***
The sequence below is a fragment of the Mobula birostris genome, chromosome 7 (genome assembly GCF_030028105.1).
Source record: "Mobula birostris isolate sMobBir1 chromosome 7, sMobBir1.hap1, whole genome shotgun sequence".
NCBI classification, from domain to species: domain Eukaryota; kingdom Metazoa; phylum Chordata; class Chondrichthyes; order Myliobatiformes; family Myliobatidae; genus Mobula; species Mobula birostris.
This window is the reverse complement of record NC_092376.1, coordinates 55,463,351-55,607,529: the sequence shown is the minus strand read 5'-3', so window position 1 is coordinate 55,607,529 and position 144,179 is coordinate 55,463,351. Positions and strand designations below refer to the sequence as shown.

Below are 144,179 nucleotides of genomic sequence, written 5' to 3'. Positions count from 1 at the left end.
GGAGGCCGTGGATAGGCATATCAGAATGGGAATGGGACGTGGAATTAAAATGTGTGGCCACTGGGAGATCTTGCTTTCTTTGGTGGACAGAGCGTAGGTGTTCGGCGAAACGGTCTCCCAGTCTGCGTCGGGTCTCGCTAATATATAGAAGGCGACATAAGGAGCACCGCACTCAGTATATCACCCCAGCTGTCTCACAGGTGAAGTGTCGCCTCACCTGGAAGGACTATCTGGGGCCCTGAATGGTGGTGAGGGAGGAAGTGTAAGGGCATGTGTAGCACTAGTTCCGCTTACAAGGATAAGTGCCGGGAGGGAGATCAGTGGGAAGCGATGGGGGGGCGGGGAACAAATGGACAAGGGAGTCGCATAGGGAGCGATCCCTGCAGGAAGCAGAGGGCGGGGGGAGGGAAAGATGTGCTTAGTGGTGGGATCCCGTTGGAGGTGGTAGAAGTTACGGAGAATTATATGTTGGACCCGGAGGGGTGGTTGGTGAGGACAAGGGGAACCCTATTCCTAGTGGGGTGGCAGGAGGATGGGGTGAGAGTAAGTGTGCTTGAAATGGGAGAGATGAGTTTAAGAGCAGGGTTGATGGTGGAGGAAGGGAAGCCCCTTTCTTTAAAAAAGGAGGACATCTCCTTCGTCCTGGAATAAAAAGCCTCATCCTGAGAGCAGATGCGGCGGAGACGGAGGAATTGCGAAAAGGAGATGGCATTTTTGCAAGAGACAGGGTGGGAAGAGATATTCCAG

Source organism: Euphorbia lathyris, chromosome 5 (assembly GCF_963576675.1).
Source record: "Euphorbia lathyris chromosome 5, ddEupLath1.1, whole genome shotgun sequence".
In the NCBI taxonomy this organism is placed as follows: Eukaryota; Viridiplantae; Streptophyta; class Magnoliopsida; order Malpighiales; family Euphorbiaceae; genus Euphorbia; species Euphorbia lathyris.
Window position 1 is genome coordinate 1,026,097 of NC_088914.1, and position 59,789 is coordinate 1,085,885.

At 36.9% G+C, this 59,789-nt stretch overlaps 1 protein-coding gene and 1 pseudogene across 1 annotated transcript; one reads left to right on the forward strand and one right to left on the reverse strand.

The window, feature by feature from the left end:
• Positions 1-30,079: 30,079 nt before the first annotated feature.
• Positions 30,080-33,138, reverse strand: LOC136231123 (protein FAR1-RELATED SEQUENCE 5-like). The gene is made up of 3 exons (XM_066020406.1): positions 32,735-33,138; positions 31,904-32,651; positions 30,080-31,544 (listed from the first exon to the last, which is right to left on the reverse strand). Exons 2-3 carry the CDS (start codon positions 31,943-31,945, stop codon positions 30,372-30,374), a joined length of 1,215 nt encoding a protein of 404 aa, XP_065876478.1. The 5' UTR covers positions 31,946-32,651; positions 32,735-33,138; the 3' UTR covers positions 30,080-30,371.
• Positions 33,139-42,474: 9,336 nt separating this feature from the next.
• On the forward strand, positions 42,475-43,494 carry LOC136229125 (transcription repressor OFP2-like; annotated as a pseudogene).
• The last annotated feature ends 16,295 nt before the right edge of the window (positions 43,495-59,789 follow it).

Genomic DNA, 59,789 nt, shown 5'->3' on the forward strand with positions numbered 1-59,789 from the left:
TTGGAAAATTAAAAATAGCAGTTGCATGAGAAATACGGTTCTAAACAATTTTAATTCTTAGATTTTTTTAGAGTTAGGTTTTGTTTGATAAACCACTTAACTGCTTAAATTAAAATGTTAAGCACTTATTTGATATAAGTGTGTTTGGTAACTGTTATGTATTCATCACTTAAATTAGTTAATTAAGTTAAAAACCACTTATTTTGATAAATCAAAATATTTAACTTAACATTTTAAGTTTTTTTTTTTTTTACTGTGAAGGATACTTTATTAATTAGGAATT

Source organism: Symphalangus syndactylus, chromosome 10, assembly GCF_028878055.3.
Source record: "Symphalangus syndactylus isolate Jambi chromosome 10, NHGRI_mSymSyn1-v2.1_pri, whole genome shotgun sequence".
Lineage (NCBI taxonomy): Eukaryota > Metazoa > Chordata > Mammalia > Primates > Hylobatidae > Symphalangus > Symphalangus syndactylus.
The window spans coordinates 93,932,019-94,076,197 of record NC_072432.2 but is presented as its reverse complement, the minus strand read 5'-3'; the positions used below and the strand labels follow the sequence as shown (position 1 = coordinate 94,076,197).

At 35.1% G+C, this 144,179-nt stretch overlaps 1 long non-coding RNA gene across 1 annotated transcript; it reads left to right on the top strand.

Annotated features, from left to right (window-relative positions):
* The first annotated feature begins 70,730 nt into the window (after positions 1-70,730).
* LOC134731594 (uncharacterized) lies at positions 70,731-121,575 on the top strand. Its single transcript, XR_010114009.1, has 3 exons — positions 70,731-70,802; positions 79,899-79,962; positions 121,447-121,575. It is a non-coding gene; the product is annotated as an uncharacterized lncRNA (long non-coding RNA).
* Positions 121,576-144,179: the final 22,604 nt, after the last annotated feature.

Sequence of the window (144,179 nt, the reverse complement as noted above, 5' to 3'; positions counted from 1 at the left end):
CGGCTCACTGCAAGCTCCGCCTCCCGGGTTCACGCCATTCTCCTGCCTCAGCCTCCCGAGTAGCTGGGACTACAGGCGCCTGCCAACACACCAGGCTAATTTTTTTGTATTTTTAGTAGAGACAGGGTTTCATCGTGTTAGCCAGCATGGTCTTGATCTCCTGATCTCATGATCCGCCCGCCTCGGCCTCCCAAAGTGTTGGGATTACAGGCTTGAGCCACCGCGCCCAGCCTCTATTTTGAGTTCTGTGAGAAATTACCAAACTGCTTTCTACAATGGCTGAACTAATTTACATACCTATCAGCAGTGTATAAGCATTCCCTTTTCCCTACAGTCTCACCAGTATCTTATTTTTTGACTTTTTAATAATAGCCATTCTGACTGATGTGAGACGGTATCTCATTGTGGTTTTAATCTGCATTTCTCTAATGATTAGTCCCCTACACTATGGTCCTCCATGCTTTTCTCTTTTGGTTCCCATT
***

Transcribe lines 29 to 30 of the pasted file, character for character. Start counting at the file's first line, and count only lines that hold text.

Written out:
Sequence of the window (144,179 nt, the reverse complement as noted above, 5' to 3'; positions counted from 1 at the left end):
CGGCTCACTGCAAGCTCCGCCTCCCGGGTTCACGCCATTCTCCTGCCTCAGCCTCCCGAGTAGCTGGGACTACAGGCGCCTGCCAACACACCAGGCTAATTTTTTTGTATTTTTAGTAGAGACAGGGTTTCATCGTGTTAGCCAGCATGGTCTTGATCTCCTGATCTCATGATCCGCCCGCCTCGGCCTCCCAAAGTGTTGGGATTACAGGCTTGAGCCACCGCGCCCAGCCTCTATTTTGAGTTCTGTGAGAAATTACCAAACTGCTTTCTACAATGGCTGAACTAATTTACATACCTATCAGCAGTGTATAAGCATTCCCTTTTCCCTACAGTCTCACCAGTATCTTATTTTTTGACTTTTTAATAATAGCCATTCTGACTGATGTGAGACGGTATCTCATTGTGGTTTTAATCTGCATTTCTCTAATGATTAGTCCCCTACACTATGGTCCTCCATGCTTTTCTCTTTTGGTTCCCATT